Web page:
Knee arthritis is one of the most common causes of knee pain and can refer to any of three different types of arthritis in the knee joint. These are knee osteoarthritis (probably the most well known and common), rheumatoid arthritis and posttraumatic arthritis.
Knee Osteoarthritis is a result of progressive wearing down of the cartilage in the joint, exposing the bone. We provide an extensive discussion of all aspects of this form of knee arthritis here. In this post, we will focus on the other two types of arthritis in the knee.
Rheumatoid Arthritis: Cause & Symptoms
Another common type of knee arthritis is rheumatoid arthritis. Although it is common in the knee, it can actually occur in any of the joints of the body. When it does, it usually attack both left and right joints simultaneously. The cause of this form of arthritis is swelling of the synovial membrane that covers the knee joint. The result of this swelling is knee pain and stiffness of the joint.
This type of arthritis is a result of the body’s immune system attacking normal healthy tissues, including cartilage and ligaments. Over a period, this process leads to swelling of the tissues and softening of the bones in the joint. Another feature of this type of arthritis is that it usually cannot be linked to a specific discrete event, such as a traumatic injury or accident. This is in direct to the third type of knee arthritis that we discuss below.
Posttraumatic Arthritis: Cause & Symptoms
This form of knee arthritis is a problem that can appear after the joint suffers a traumatic injury of some sort. In some cases, the arthritis appears several years after the traumatic injury that caused it. Nevertheless, unlike rheumatoid arthritis, posttraumatic arthritis is always traceable to an earlier traumatic injury.
Examples of the traumatic knee injuries that can lead to posttraumatic arthritis include knee fractures. Such injuries can damage the joint surfaces and result in arthritis years afterwards.
Meniscus and ligament tears can also lead to posttraumatic arthritis. In this case, the meniscus or ligament damage can lead to joint instability which in turn can lead to additional wearing of the joint. Over time, this can result in posttraumatc knee arthritis.
Contributory factors to knee arthritis are age and being overweight. In some cases, family history can lead to a predisposition to developing the disease.
Symptoms Of Arthritis In The Knee
The various forms of knee arthritis have similar symptoms:
Knee pain and inflammation of the joint;
If the inflammation is severe, the joint may become stiff and swollen;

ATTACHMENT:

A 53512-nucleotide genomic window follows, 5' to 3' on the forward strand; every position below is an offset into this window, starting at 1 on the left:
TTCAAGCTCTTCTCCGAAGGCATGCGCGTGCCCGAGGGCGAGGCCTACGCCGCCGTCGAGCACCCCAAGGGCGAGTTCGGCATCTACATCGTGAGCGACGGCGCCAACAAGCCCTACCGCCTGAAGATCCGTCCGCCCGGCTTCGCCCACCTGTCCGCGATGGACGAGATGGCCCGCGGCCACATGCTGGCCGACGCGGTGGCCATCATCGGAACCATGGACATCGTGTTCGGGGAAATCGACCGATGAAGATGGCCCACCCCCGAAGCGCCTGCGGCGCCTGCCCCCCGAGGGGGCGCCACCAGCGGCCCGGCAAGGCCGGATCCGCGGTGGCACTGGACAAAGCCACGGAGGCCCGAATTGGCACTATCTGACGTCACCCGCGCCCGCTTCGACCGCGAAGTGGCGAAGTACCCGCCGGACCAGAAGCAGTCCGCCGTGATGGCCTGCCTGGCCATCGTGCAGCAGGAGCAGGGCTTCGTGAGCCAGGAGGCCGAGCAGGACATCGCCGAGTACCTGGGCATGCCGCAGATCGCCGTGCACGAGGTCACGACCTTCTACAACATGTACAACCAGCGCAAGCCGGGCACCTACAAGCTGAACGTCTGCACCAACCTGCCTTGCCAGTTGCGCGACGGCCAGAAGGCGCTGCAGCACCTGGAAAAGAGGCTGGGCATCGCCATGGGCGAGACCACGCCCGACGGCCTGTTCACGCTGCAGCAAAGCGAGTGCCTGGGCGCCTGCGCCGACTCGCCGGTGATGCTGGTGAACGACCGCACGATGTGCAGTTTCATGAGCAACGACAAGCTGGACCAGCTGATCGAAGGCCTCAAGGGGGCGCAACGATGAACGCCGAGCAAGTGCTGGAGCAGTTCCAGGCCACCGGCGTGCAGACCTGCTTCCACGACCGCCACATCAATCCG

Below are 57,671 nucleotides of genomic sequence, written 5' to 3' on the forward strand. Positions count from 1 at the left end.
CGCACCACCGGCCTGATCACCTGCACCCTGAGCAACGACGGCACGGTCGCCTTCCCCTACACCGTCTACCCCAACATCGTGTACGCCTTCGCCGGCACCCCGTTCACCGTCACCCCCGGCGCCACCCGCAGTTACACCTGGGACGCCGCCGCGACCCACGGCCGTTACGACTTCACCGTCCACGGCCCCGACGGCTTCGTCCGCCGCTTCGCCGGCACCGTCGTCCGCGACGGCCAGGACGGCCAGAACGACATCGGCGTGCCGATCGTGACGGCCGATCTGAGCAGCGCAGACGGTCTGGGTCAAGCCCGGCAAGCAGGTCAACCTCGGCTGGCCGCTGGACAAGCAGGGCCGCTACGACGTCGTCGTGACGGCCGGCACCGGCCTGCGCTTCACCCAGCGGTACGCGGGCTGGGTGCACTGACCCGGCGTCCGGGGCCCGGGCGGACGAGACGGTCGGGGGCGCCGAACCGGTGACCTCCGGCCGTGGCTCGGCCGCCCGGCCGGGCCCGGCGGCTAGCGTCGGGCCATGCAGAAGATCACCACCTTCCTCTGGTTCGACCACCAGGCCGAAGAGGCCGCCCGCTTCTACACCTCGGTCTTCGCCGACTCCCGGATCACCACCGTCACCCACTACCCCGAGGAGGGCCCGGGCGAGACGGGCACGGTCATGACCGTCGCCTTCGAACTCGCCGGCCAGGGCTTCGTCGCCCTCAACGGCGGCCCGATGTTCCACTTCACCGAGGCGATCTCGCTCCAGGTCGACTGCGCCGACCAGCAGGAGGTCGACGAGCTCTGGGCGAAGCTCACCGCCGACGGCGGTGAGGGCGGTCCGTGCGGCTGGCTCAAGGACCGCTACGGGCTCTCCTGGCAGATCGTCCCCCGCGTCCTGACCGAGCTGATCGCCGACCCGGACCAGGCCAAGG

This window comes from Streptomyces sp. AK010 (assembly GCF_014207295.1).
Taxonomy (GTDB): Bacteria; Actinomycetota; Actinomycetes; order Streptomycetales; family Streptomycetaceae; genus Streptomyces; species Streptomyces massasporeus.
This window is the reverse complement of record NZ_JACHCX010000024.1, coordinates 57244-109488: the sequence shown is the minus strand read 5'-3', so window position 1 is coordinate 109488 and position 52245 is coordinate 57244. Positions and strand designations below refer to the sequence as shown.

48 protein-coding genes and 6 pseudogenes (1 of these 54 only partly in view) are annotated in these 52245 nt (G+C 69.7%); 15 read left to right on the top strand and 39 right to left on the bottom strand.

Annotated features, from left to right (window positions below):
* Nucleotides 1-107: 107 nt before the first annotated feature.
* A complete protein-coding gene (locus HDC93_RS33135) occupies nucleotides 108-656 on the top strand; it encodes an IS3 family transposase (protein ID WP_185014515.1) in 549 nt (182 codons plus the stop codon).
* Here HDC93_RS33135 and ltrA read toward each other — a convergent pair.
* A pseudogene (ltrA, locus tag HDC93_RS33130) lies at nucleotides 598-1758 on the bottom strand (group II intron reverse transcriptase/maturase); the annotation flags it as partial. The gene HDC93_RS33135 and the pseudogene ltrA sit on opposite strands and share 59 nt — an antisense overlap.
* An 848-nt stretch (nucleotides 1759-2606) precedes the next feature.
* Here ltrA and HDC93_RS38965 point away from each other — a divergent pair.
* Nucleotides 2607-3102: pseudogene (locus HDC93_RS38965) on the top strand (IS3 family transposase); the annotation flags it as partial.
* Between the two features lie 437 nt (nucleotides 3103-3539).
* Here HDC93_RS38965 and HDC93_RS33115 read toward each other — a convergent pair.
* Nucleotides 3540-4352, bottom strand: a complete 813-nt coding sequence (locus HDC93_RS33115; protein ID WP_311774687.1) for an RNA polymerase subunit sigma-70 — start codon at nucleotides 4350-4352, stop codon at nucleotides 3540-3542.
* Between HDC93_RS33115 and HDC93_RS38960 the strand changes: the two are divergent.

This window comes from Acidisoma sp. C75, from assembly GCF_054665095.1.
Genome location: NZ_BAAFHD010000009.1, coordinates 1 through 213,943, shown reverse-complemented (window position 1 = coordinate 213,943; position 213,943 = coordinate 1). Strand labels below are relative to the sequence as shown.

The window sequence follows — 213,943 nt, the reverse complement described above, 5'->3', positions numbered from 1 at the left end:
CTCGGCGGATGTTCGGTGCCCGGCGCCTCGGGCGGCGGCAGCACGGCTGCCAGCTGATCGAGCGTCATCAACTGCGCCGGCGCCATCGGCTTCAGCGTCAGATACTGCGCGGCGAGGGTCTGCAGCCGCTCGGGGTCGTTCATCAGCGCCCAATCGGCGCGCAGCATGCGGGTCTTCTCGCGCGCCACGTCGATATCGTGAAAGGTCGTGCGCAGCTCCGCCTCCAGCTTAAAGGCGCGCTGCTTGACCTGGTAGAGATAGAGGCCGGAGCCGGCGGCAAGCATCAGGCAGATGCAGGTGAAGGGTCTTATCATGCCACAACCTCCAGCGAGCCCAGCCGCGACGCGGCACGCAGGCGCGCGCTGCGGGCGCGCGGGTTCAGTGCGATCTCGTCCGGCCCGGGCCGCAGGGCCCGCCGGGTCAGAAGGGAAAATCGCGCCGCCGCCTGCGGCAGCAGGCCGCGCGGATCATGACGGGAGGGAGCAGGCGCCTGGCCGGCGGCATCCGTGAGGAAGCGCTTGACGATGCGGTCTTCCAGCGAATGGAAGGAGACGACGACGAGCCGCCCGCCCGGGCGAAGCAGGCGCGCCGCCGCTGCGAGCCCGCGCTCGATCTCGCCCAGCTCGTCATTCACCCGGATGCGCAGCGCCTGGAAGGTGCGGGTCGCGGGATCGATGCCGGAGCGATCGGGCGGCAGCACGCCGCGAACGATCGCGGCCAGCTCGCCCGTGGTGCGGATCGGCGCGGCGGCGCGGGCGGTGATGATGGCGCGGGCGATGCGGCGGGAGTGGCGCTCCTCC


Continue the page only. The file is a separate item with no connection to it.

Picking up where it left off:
The pain, stiffness and swelling will usually be worse upon awakening in the morning, or after a sedentary period lying or sitting down;
Athletic activity such as running may exacerbate the pain;
The patient may experience a clicking, snapping or even a grinding sound when trying to move the knee;
There may be decreased range of motion of the joint;
Some patients may also experience changes in the severity of these symptoms as the seasons change.
It is important to realize first of all that there is no fundamental cure for arthritis in any of its many forms, and the knee is no exception. However, these days there are a number of things that doctors can recommend to ease the pain and discomfort of knee arthritis and slow its rate of progression:
Minimize activities that require plenty of knee bending, such as climbing stairs. If you can afford to do so, have your home modified to eliminate the need to climb stairs;
Try to switch from high impact forms of exercise to low impact activities like swimming (for example);
Consult with a weight management expert who can advise dietary and other changes to bring about weight loss;
Consider using a hinged knee brace or knee stabilizer brace for additional knee support. Alternatively (particularly for knee osteoarthritis) an unloader knee brace can help shift the weight bearing part of the knee joint to an area with healthier cartilage;
Walking with a cane, or using shock absorbing shoes, can help to reduce the weight on the arthritic knee, or the shock transmitted through them by the act of walking;
For pain reduction, your doctor may suggest over the counter pain relievers and/or anti inflammatory medications. Be careful not to try these without checking with your doctor. He or she will be able to identify any adverse effects of these medications based on your overall medical history;
Most heat therapy has been proven effective in treating arthritic pain. A device like the Theratherm Heating Pad can allow you to conveniently apply this form of pain relief therapy in the comfort of your home on a daily basis;
Consider using dietary supplements that can replace joint cartilage and slow the rate of progression of your knee arthritis. For example, glucosamine and chondroitin (both found naturally in joint cartilage) have been reported by some patients to reduce arthritic pain.
If your knee arthritis is severe or advanced, it may not respond to the above treatments. In this case, your doctor may ask you to consider surgery as an option. A surgeon may operate to do one or more of the following:
Graft cartilage from a healthier part of the knee (or from a donor) to replace damaged knee cartilage that is the root of the knee arthritis;
Remove the synovial lining of the joint that is damaged by rheumatoid arthritis;
Reshape the bones of the knee to reduce the pressure between them;
Replacement of the entire knee joint by a metal or plastic substitute.
If you opt for surgery to treat your knee arthritis, expect to spend a significant period in rehabilitation before you can return to using your knee normally. You will likely need to work with a physiotherapist during your rehabilitation, and you may also knee to wear a knee brace or use a walking cane or crutches for part of this time.